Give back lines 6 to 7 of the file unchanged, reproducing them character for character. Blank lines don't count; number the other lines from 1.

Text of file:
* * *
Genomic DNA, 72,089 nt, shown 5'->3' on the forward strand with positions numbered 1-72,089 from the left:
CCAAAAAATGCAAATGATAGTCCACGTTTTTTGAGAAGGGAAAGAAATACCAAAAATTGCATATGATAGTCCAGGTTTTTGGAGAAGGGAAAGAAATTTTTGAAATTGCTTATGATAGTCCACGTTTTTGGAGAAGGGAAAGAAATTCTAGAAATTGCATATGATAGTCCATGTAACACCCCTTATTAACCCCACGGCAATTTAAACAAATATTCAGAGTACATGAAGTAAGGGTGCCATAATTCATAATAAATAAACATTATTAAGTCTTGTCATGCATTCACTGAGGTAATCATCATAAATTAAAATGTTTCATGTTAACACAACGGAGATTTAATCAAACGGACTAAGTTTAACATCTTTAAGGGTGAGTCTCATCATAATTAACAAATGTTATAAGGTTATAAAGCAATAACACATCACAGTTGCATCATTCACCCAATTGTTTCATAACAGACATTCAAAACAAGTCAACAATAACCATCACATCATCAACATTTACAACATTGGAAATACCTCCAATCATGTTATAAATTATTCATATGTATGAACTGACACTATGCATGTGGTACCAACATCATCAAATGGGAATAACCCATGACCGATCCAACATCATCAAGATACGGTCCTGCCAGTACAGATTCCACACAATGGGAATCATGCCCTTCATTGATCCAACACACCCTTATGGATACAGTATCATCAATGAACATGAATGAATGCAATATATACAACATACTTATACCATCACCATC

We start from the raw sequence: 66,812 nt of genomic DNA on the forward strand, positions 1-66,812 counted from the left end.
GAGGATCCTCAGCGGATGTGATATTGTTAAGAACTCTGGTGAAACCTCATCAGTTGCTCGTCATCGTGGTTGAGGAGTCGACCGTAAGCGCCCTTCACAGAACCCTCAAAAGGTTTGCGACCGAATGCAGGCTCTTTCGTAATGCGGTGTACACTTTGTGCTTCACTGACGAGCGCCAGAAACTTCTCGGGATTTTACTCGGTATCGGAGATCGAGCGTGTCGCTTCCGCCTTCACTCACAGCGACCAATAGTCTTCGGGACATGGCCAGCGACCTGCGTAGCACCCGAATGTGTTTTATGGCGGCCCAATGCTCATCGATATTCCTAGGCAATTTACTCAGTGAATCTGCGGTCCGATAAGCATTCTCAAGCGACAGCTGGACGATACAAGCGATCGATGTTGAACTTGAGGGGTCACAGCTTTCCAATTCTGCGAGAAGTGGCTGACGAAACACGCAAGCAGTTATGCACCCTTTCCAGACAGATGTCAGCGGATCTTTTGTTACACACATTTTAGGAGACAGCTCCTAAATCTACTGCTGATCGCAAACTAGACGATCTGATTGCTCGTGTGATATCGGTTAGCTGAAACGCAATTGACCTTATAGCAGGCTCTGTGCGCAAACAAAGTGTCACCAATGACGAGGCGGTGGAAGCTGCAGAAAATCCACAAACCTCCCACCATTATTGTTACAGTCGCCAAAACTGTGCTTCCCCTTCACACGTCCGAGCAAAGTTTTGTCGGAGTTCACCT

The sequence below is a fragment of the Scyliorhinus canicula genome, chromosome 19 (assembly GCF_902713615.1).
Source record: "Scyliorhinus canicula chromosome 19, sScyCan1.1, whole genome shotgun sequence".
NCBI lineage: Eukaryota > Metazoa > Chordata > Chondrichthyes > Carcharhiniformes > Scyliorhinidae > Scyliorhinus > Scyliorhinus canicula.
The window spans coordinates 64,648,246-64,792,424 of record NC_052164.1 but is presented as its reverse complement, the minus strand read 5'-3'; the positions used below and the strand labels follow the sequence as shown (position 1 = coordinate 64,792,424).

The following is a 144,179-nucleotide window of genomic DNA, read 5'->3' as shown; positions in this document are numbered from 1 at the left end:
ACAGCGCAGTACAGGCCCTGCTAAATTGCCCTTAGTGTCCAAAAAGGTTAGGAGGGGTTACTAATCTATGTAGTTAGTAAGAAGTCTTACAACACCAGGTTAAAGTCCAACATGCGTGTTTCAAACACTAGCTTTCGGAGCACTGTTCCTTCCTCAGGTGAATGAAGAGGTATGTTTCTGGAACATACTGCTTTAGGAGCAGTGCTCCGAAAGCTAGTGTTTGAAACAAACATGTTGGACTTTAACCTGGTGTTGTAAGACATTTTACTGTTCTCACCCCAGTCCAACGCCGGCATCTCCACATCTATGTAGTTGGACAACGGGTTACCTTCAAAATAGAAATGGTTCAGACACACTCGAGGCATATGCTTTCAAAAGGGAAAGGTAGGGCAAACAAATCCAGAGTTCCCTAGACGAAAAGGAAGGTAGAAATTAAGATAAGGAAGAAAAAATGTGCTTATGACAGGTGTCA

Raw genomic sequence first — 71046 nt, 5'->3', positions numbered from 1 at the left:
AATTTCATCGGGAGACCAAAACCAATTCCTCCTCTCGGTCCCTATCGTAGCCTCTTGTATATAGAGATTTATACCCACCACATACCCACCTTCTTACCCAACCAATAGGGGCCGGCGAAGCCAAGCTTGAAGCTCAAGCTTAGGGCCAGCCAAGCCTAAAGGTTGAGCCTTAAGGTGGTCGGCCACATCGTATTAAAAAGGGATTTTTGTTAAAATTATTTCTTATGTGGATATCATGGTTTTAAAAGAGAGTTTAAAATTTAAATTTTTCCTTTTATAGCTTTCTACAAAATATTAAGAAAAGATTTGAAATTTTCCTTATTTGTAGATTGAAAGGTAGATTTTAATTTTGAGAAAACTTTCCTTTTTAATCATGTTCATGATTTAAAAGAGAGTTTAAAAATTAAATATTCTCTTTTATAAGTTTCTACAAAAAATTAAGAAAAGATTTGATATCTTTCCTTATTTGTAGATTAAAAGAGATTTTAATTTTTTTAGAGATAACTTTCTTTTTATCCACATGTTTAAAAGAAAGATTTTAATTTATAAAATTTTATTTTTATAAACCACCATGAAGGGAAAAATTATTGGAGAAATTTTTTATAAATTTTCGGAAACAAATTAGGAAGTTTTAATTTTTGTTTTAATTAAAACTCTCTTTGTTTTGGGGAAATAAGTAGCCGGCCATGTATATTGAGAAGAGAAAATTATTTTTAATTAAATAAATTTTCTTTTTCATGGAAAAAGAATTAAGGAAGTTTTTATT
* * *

Source record: "Scyliorhinus canicula chromosome 19, sScyCan1.1, whole genome shotgun sequence".
NCBI lineage: Eukaryota > Metazoa > Chordata > Chondrichthyes > Carcharhiniformes > Scyliorhinidae > Scyliorhinus > Scyliorhinus canicula.